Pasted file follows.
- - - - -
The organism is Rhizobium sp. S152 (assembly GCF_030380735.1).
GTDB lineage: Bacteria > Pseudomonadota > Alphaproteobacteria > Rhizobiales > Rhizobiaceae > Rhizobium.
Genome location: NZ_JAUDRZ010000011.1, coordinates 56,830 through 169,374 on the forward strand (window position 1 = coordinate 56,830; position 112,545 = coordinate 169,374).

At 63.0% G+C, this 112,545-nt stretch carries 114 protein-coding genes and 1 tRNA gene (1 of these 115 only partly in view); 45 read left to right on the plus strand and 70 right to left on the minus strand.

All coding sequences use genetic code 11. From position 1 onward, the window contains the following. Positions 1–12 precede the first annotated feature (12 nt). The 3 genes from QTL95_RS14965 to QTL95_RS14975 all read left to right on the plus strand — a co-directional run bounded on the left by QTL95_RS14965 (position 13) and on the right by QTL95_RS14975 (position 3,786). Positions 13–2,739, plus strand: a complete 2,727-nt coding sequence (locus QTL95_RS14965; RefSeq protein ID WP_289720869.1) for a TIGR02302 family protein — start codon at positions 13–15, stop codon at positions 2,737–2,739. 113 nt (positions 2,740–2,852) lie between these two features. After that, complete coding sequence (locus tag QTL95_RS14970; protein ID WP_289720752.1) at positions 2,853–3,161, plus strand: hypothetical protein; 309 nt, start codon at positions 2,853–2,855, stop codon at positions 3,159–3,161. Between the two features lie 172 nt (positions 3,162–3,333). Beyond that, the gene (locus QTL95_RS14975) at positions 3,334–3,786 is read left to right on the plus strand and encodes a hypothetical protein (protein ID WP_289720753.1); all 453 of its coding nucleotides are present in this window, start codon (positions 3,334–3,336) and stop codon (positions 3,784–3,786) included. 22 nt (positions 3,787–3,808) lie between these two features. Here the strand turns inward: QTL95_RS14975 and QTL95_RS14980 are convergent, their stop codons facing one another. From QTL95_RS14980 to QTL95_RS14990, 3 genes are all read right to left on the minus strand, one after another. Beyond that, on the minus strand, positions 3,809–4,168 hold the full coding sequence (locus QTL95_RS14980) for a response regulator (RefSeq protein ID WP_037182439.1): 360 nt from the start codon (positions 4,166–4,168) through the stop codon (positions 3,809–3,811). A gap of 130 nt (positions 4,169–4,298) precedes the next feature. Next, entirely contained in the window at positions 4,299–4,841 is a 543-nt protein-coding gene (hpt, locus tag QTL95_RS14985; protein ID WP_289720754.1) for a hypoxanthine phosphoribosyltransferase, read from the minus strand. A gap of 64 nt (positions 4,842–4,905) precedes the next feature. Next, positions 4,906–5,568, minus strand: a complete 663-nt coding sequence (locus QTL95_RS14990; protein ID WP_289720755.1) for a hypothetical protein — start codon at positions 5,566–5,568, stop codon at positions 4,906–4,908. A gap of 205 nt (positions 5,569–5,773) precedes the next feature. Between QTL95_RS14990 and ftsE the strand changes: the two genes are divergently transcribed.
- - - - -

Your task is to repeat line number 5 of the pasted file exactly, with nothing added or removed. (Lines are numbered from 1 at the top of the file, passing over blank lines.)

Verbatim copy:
All coding sequences use genetic code 11. From position 1 onward, the window contains the following. Positions 1–12 precede the first annotated feature (12 nt). The 3 genes from QTL95_RS14965 to QTL95_RS14975 all read left to right on the plus strand — a co-directional run bounded on the left by QTL95_RS14965 (position 13) and on the right by QTL95_RS14975 (position 3,786). Positions 13–2,739, plus strand: a complete 2,727-nt coding sequence (locus QTL95_RS14965; RefSeq protein ID WP_289720869.1) for a TIGR02302 family protein — start codon at positions 13–15, stop codon at positions 2,737–2,739. 113 nt (positions 2,740–2,852) lie between these two features. After that, complete coding sequence (locus tag QTL95_RS14970; protein ID WP_289720752.1) at positions 2,853–3,161, plus strand: hypothetical protein; 309 nt, start codon at positions 2,853–2,855, stop codon at positions 3,159–3,161. Between the two features lie 172 nt (positions 3,162–3,333). Beyond that, the gene (locus QTL95_RS14975) at positions 3,334–3,786 is read left to right on the plus strand and encodes a hypothetical protein (protein ID WP_289720753.1); all 453 of its coding nucleotides are present in this window, start codon (positions 3,334–3,336) and stop codon (positions 3,784–3,786) included. 22 nt (positions 3,787–3,808) lie between these two features. Here the strand turns inward: QTL95_RS14975 and QTL95_RS14980 are convergent, their stop codons facing one another. From QTL95_RS14980 to QTL95_RS14990, 3 genes are all read right to left on the minus strand, one after another. Beyond that, on the minus strand, positions 3,809–4,168 hold the full coding sequence (locus QTL95_RS14980) for a response regulator (RefSeq protein ID WP_037182439.1): 360 nt from the start codon (positions 4,166–4,168) through the stop codon (positions 3,809–3,811). A gap of 130 nt (positions 4,169–4,298) precedes the next feature. Next, entirely contained in the window at positions 4,299–4,841 is a 543-nt protein-coding gene (hpt, locus tag QTL95_RS14985; protein ID WP_289720754.1) for a hypoxanthine phosphoribosyltransferase, read from the minus strand. A gap of 64 nt (positions 4,842–4,905) precedes the next feature. Next, positions 4,906–5,568, minus strand: a complete 663-nt coding sequence (locus QTL95_RS14990; protein ID WP_289720755.1) for a hypothetical protein — start codon at positions 5,566–5,568, stop codon at positions 4,906–4,908. A gap of 205 nt (positions 5,569–5,773) precedes the next feature. Between QTL95_RS14990 and ftsE the strand changes: the two genes are divergently transcribed.